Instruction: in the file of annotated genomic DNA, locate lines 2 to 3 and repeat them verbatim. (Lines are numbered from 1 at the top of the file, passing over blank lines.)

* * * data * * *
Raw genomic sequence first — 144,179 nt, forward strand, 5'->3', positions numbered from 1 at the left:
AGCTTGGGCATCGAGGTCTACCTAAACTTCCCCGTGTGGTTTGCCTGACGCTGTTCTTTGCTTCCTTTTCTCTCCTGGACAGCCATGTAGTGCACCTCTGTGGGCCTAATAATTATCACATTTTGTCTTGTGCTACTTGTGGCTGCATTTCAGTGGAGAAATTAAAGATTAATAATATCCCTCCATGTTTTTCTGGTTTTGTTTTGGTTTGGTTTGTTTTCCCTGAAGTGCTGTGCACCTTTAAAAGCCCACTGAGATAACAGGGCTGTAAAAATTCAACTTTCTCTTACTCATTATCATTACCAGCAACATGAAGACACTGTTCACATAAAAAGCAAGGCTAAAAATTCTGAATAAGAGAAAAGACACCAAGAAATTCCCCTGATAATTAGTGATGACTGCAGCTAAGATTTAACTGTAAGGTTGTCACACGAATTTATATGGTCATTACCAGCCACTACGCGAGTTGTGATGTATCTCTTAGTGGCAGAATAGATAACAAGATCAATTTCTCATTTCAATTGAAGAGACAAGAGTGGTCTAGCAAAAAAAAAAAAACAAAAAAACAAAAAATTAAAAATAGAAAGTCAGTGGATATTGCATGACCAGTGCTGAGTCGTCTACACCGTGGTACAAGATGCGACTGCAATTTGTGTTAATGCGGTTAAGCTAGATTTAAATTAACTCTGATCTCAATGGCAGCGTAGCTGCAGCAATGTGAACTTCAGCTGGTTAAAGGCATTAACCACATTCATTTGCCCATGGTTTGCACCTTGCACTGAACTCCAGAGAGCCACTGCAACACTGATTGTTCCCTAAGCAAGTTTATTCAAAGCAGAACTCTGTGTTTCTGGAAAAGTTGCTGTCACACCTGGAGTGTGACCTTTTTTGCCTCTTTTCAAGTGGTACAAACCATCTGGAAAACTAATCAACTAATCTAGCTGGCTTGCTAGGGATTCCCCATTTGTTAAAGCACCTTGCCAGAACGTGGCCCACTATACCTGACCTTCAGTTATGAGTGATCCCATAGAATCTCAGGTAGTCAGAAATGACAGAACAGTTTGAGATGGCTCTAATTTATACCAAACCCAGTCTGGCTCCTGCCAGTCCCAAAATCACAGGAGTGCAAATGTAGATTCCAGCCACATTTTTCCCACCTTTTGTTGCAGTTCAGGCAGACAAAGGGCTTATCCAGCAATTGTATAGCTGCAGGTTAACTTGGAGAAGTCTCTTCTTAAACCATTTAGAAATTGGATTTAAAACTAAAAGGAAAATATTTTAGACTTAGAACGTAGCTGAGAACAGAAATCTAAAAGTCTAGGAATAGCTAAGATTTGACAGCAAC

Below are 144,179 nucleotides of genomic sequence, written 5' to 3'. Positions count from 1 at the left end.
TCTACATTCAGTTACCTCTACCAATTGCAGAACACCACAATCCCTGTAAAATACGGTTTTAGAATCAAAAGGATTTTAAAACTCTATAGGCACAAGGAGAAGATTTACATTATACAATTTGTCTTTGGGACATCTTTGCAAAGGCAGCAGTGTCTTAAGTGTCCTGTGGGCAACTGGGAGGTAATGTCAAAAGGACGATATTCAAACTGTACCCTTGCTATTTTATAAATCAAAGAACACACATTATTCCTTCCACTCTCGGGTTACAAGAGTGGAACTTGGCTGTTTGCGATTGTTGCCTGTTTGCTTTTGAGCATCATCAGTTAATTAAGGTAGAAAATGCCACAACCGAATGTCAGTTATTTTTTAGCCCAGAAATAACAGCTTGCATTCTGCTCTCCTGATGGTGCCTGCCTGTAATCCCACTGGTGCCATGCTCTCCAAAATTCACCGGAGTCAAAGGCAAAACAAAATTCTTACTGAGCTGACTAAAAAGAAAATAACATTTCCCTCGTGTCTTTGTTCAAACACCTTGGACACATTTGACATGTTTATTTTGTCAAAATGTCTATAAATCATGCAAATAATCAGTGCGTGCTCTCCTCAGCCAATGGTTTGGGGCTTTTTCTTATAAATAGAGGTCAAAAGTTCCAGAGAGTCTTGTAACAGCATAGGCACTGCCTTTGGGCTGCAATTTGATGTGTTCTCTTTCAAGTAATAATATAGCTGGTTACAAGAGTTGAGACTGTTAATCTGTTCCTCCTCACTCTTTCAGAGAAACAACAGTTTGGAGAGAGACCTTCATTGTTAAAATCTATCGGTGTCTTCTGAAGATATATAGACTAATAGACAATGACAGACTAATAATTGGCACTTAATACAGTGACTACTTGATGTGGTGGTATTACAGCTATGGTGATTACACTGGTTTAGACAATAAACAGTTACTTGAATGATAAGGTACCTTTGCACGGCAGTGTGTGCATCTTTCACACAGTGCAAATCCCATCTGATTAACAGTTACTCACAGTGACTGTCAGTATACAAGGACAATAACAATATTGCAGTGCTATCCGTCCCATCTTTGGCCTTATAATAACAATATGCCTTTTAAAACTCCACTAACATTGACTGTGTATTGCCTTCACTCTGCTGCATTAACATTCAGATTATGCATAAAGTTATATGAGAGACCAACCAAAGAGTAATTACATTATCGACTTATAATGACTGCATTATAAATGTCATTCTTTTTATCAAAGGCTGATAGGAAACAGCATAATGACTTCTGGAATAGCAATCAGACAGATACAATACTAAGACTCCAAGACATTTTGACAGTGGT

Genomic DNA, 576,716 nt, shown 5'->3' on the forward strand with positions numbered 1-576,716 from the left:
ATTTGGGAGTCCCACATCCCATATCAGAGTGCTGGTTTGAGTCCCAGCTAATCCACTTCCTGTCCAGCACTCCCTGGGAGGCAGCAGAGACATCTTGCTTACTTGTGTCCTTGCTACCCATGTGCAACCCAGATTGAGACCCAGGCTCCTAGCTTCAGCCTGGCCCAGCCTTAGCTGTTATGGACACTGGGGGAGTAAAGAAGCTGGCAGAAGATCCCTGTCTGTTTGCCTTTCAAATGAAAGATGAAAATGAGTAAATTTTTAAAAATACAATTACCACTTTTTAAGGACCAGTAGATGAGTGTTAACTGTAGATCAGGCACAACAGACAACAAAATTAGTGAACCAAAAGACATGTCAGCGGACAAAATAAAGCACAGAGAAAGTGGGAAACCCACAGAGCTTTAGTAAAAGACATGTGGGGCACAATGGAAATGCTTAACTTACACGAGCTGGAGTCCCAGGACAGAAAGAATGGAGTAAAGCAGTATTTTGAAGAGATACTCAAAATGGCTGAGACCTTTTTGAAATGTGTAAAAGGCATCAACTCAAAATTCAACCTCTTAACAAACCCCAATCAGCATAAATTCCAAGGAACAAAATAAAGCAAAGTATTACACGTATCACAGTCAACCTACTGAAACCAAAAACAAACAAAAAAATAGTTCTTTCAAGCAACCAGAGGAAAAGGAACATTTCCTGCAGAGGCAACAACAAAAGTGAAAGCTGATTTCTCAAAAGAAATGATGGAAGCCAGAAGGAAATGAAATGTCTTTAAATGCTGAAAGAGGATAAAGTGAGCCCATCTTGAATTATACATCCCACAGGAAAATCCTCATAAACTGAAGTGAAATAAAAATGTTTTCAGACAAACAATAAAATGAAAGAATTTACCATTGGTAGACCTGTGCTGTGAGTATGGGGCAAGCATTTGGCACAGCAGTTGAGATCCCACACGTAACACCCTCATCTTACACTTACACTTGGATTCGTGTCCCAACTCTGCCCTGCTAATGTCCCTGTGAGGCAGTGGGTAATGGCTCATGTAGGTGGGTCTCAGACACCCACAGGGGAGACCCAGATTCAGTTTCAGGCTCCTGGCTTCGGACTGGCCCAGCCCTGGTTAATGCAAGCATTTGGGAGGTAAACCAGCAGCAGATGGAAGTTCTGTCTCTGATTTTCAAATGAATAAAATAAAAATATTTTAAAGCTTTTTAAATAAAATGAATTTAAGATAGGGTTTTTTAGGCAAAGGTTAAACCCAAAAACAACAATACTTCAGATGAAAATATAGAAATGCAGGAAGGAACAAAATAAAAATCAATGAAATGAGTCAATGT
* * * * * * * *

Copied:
AGCTTGGGCATCGAGGTCTACCTAAACTTCCCCGTGTGGTTTGCCTGACGCTGTTCTTTGCTTCCTTTTCTCTCCTGGACAGCCATGTAGTGCACCTCTGTGGGCCTAATAATTATCACATTTTGTCTTGTGCTACTTGTGGCTGCATTTCAGTGGAGAAATTAAAGATTAATAATATCCCTCCATGTTTTTCTGGTTTTGTTTTGGTTTGGTTTGTTTTCCCTGAAGTGCTGTGCACCTTTAAAAGCCCACTGAGATAACAGGGCTGTAAAAATTCAACTTTCTCTTACTCATTATCATTACCAGCAACATGAAGACACTGTTCACATAAAAAGCAAGGCTAAAAATTCTGAATAAGAGAAAAGACACCAAGAAATTCCCCTGATAATTAGTGATGACTGCAGCTAAGATTTAACTGTAAGGTTGTCACACGAATTTATATGGTCATTACCAGCCACTACGCGAGTTGTGATGTATCTCTTAGTGGCAGAATAGATAACAAGATCAATTTCTCATTTCAATTGAAGAGACAAGAGTGGTCTAGCAAAAAAAAAAAAACAAAAAAACAAAAAATTAAAAATAGAAAGTCAGTGGATATTGCATGACCAGTGCTGAGTCGTCTACACCGTGGTACAAGATGCGACTGCAATTTGTGTTAATGCGGTTAAGCTAGATTTAAATTAACTCTGATCTCAATGGCAGCGTAGCTGCAGCAATGTGAACTTCAGCTGGTTAAAGGCATTAACCACATTCATTTGCCCATGGTTTGCACCTTGCACTGAACTCCAGAGAGCCACTGCAACACTGATTGTTCCCTAAGCAAGTTTATTCAAAGCAGAACTCTGTGTTTCTGGAAAAGTTGCTGTCACACCTGGAGTGTGACCTTTTTTGCCTCTTTTCAAGTGGTACAAACCATCTGGAAAACTAATCAACTAATCTAGCTGGCTTGCTAGGGATTCCCCATTTGTTAAAGCACCTTGCCAGAACGTGGCCCACTATACCTGACCTTCAGTTATGAGTGATCCCATAGAATCTCAGGTAGTCAGAAATGACAGAACAGTTTGAGATGGCTCTAATTTATACCAAACCCAGTCTGGCTCCTGCCAGTCCCAAAATCACAGGAGTGCAAATGTAGATTCCAGCCACATTTTTCCCACCTTTTGTTGCAGTTCAGGCAGACAAAGGGCTTATCCAGCAATTGTATAGCTGCAGGTTAACTTGGAGAAGTCTCTTCTTAAACCATTTAGAAATTGGATTTAAAACTAAAAGGAAAATATTTTAGACTTAGAACGTAGCTGAGAACAGAAATCTAAAAGTCTAGGAATAGCTAAGATTTGACAGCAAC

Below are 144,179 nucleotides of genomic sequence, written 5' to 3'. Positions count from 1 at the left end.